Yes. I was a member of the Bogan (my Chicago High School) Boys Choir. Except, our “choir” relied on one of us getting dad’s car, getting an older guy to buy beer for the four or five of us, and then cruise around singing songs on the car radio (okay, and trying to pick up girls). 

The Assassin Who Couldn't Dance

The Story
Blue-eyed Hector Munoz (his present name) is fluent in five languages, can kill a man a hundred different ways and yet, at twenty-three had learned almost nothing about life and love. His father and brother were brutally murdered by corrupt U.S. military officers when he was seven. The teacher, a close friend of his father, took control of the boy’s life, as well as the future debt to be paid. Now, after years of rigorous training, the assassin is judged ready. But is he?

The plan to draw out the officers has been set into motion. Hector has only to illegally cross the border from Mexico and retrieve keys to safe deposit boxes containing eight-million dollars and incriminating documents before the officers can respond. It shouldn’t be a problem. But then Hector’s plan didn’t include Mexican bandits; ruthless mercenaries also after the keys and led by a sadistic cowboy; or a sleazy Chicago mob figure. Things get more complicated for him when a third party joins the search for the keys, the crazed leader of a militia group with a secret room in his basement reserved for “guests” – and then falling in love with an escaped guest, Lucy. Hector also didn’t realize that the mercenaries’ target, an ex-Force Recon team holding the keys and the last four men to see his father alive, were far from old and rusty.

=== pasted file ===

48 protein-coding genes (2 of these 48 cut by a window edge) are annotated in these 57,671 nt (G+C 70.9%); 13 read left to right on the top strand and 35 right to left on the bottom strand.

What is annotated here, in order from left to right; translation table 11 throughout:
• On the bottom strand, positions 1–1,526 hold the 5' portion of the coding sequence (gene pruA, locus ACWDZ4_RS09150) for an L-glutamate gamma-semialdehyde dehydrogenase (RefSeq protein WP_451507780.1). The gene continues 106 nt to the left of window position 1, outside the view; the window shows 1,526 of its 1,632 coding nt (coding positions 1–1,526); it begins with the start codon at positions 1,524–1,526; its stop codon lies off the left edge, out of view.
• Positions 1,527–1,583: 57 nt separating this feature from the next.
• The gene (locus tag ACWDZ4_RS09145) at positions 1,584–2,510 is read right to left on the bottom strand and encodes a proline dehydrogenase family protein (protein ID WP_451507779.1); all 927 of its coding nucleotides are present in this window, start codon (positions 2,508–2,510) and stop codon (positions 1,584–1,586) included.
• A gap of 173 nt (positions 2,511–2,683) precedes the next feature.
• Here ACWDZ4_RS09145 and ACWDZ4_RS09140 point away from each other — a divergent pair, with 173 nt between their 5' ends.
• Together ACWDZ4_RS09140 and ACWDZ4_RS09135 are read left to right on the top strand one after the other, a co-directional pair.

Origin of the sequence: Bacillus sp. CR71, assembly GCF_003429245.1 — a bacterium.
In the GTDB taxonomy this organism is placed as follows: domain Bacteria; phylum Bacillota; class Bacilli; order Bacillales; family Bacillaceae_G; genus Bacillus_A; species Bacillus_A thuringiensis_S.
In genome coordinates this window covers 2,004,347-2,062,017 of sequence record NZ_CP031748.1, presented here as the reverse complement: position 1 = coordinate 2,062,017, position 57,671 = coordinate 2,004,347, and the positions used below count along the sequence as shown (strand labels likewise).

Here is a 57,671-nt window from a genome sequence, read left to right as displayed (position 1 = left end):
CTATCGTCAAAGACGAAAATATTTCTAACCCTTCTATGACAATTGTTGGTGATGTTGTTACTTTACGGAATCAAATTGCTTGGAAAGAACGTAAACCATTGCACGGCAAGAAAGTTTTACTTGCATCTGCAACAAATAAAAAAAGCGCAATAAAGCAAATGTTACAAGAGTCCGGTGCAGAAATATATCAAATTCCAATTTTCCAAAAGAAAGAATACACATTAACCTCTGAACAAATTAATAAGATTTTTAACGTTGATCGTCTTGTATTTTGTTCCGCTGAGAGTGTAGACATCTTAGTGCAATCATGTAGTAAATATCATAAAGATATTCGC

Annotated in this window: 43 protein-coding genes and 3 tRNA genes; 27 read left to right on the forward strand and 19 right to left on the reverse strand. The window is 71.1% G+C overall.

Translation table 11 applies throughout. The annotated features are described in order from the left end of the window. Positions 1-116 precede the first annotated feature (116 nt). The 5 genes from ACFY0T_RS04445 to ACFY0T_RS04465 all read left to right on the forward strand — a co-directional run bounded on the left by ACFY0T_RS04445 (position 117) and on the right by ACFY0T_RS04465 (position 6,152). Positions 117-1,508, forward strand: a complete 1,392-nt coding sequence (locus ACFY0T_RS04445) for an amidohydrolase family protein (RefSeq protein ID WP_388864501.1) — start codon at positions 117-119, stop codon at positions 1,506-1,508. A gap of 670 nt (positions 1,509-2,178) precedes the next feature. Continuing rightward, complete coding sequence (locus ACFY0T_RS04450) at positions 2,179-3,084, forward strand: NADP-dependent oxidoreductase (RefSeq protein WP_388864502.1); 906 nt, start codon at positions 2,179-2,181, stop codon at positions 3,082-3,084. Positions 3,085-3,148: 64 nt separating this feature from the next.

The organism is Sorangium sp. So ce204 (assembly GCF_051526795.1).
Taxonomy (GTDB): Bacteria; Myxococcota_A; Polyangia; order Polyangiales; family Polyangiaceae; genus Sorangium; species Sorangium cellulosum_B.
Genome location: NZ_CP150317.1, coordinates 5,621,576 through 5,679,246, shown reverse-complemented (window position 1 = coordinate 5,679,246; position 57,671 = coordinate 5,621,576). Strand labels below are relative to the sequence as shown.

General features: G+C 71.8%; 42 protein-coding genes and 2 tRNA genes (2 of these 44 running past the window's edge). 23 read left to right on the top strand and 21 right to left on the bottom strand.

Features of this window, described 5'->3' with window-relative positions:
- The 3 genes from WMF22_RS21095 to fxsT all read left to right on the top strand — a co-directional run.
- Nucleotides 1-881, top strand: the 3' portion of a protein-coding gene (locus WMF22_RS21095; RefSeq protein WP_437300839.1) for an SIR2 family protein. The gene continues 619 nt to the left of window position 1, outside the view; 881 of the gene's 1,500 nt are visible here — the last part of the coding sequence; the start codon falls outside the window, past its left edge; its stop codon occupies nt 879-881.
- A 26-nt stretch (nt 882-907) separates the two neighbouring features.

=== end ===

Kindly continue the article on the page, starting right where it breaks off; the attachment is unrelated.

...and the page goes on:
In the race for the keys, Hector must confront the emotional emptiness in his life that he wasn’t allowed to experience in his quest for vengeance. With time running out, he is forced to make a choice: follow the assassination plan or ally with the surviving recon team, their families, and Lucy before they are eliminated; and, maybe discover who he really is.

amazon link

The Assassin Who Couldn't Dance 

My Review

Loyalty between friends in all-action special ops thriller
I was worried the book might be too violent for my taste but Glen Barrera's judgement stayed within what worked for me as part of a fast-paced all-action story. The opening scene is as violent as the book gets so that sets the tone - and gets you straight into the twists of the plot and some of the key players. If the guerilla warfare and killing can be gutsy, the romance is the opposite - tender and implicit.